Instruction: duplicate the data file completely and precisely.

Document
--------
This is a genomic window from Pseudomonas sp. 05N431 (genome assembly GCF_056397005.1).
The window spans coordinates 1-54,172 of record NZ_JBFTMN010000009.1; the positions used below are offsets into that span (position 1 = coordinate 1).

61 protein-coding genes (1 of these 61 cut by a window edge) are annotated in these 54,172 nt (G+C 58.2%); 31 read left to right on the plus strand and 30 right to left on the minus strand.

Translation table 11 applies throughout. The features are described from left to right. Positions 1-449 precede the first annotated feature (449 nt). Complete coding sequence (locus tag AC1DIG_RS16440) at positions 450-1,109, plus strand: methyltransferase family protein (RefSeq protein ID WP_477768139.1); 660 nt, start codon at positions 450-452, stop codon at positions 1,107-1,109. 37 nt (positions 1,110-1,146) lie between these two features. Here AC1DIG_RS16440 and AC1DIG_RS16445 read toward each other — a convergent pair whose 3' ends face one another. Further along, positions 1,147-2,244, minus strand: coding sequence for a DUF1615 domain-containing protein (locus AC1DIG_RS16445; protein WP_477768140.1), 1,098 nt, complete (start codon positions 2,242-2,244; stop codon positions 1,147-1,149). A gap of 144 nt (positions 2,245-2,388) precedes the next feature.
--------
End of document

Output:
This is a genomic window from Pseudomonas sp. 05N431 (genome assembly GCF_056397005.1).
The window spans coordinates 1-54,172 of record NZ_JBFTMN010000009.1; the positions used below are offsets into that span (position 1 = coordinate 1).

61 protein-coding genes (1 of these 61 cut by a window edge) are annotated in these 54,172 nt (G+C 58.2%); 31 read left to right on the plus strand and 30 right to left on the minus strand.

Translation table 11 applies throughout. The features are described from left to right. Positions 1-449 precede the first annotated feature (449 nt). Complete coding sequence (locus tag AC1DIG_RS16440) at positions 450-1,109, plus strand: methyltransferase family protein (RefSeq protein ID WP_477768139.1); 660 nt, start codon at positions 450-452, stop codon at positions 1,107-1,109. 37 nt (positions 1,110-1,146) lie between these two features. Here AC1DIG_RS16440 and AC1DIG_RS16445 read toward each other — a convergent pair whose 3' ends face one another. Further along, positions 1,147-2,244, minus strand: coding sequence for a DUF1615 domain-containing protein (locus AC1DIG_RS16445; protein WP_477768140.1), 1,098 nt, complete (start codon positions 2,242-2,244; stop codon positions 1,147-1,149). A gap of 144 nt (positions 2,245-2,388) precedes the next feature.